Javea is located in the Spanish Alicante region on the Costa Blanca. With its white beaches and gentle Mediterranean breezes (this sounds a lot like a tourist brochure but it´s true!) it´s easy to see why Javea is referred to as “the jewel in the crown of the Costa Blanca”. As well as that tasty little title, Jave is also called the Dawn of Spain (Amanacer de Espana). It´s three headlands are the first place to catch the sun in Spain each morning. Worth a look if you´re an early riser or a late partygoer.
Javea is halfway between Valencia and Alicante airports. If you use the toll roads (these are motorways) it will take you about an hour to reach either one of these. Allow just under two hours if you take the longer routes.
Javea has been popular with English-speaking expats since the 1970s and is now home to roughly 13,000 UK and US emigres. This means that there are a decent number of business and personal networks for newcomers to join, and the huge tourist populations in summer keep Javea well-equipped with English-speaking facilities: Not just tourist offices and other handy services, but also doctors, dentists, electricians and so on.
As well as the public and private Spanish schools, Javea has an international school that offers the British curriculum to its students. The Lady Elizabeth School (http://www.theladyelizabethschool.com/) is coed, non-boarding and caters for kids from three to eighteen years old. It´s well located in Casco San Juan, right near the town centre of Javea.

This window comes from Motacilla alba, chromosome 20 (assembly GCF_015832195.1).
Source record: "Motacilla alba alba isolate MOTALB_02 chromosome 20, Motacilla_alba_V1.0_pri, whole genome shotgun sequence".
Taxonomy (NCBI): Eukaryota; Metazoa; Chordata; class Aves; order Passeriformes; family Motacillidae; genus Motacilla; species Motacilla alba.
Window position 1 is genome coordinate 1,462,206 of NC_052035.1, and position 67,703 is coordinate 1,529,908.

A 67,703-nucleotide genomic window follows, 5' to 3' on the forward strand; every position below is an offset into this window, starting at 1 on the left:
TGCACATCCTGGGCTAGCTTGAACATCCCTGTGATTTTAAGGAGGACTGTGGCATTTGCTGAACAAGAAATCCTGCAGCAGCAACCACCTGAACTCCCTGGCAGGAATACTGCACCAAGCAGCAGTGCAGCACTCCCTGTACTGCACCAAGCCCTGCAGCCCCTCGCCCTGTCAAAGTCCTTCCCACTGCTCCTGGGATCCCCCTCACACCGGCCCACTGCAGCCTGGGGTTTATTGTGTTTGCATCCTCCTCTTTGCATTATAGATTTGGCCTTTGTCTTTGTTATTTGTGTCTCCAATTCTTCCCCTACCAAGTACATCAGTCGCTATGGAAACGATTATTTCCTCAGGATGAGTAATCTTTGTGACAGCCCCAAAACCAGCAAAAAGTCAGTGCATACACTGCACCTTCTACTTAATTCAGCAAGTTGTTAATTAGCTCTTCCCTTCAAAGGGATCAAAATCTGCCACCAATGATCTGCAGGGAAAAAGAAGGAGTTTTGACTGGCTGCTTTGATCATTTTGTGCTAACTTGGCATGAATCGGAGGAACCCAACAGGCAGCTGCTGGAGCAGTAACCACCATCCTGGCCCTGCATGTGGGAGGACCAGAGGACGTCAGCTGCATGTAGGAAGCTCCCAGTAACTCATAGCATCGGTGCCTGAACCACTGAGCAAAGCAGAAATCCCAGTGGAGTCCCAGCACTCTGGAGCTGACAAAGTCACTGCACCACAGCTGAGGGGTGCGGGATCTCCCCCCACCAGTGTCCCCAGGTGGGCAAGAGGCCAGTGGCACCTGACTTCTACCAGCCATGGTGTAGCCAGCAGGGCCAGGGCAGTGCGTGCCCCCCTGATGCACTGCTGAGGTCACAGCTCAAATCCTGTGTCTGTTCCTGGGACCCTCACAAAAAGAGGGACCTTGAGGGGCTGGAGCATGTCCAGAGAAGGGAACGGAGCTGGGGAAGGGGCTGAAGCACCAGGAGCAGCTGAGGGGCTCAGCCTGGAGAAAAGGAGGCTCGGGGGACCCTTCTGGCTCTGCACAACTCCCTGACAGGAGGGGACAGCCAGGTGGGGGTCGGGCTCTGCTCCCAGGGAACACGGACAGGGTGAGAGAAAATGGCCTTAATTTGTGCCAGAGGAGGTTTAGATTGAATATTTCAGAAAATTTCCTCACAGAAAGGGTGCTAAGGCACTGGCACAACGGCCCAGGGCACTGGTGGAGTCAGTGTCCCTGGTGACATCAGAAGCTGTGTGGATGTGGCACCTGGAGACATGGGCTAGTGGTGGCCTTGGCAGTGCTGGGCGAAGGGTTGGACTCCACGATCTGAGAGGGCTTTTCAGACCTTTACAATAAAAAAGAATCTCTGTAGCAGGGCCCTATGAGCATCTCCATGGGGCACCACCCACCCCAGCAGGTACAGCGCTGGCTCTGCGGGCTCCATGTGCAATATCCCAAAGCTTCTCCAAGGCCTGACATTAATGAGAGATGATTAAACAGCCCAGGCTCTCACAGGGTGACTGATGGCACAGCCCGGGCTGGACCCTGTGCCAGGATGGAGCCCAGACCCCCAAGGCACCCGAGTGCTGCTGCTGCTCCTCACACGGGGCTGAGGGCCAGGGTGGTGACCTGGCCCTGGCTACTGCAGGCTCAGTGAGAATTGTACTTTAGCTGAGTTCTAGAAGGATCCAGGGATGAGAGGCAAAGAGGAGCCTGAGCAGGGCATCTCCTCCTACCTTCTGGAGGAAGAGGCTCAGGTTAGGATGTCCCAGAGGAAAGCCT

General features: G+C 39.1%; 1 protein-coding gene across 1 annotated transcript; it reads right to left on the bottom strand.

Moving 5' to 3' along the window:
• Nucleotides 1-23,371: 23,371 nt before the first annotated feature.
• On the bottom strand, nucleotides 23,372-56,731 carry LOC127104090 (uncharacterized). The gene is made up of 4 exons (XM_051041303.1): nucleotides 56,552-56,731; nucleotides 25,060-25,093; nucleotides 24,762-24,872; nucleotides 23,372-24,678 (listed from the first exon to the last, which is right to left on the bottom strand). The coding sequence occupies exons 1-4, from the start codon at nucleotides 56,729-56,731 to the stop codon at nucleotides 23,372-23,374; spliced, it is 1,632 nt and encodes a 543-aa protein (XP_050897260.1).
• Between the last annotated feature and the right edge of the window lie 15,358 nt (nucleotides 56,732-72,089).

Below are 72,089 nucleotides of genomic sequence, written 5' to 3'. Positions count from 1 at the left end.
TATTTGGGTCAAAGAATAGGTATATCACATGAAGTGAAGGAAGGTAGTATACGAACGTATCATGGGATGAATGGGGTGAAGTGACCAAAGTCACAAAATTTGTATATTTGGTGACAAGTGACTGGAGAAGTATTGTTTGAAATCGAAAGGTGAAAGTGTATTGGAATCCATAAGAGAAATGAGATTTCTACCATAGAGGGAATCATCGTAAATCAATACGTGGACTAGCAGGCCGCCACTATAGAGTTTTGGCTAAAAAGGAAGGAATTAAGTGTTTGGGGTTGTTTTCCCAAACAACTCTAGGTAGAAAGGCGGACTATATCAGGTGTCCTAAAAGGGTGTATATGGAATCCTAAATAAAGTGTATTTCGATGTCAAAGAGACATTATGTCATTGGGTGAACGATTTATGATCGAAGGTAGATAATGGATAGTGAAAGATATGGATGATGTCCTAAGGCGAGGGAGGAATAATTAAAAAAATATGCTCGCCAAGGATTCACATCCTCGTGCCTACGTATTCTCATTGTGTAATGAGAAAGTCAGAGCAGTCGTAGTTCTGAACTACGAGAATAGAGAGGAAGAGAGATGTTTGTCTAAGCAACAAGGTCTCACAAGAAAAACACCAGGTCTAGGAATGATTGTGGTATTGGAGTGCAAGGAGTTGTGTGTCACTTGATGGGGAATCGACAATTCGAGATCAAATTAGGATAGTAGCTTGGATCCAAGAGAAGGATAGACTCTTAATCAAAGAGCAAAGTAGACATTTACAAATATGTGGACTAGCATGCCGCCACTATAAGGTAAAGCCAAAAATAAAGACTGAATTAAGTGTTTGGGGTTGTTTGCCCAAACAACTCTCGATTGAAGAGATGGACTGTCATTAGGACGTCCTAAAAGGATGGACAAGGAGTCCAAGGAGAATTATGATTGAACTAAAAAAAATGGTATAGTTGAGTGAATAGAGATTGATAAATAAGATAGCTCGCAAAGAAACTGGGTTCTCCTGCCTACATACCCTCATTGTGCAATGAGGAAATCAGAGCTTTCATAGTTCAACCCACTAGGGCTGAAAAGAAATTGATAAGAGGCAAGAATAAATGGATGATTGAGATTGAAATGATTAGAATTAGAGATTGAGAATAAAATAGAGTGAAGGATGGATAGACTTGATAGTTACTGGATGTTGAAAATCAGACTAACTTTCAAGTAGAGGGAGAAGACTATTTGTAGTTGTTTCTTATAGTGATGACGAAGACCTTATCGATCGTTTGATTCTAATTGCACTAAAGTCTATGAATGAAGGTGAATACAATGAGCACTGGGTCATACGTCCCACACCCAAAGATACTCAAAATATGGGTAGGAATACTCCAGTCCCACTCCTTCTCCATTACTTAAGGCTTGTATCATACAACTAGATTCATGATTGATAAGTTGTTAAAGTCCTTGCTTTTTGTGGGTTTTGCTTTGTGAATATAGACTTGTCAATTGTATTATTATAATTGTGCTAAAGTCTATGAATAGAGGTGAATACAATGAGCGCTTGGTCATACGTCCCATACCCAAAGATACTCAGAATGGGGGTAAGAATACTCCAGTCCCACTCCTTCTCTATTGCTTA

If you move to Javea, no matter what your environmental principles: Get a car. Public transport is basically non-existent and if you are not spending all of your time in the town or on the beach (both of these being easily navigable on foot), you will need access to private transport. It would be great if Spain had a German-style network of trains, buses and metros but the fact is that it just doesn´t. There´s no point moaning about it, as so many do, just accept that fact that you will need wheels (motorscooters are a great option if you are daring enough) and get on with arranging them.
For expats who relocate to idyllic seaside towns like Javea, it is easy to become a little resentful of the tourists who spoil your peace and quiet in summer. This is a mistake that many of us have made – and it really is a mistake. Apart from wasting your summer on feeling disgruntled, you may also be resenting your next neighbour: Enough tourists end up becoming expats that it is your best interests to remember your manners. Also, the tourist dollar keeps towns like Javea alive, so try not to be too dismissive when you see bewildered tourists making the same mistakes you once did.
Prices vary greatly in Javea, but the best examples to give you an idea of the range are a three bedroom apartment with a communal swimming pool for 200,000 Euro or a two bedroom villa (detached house) with its own pool on a normal sized suburban block for 325,000 Euro. For renting, most three bedroom apartments are rented out from around 750 euros per month.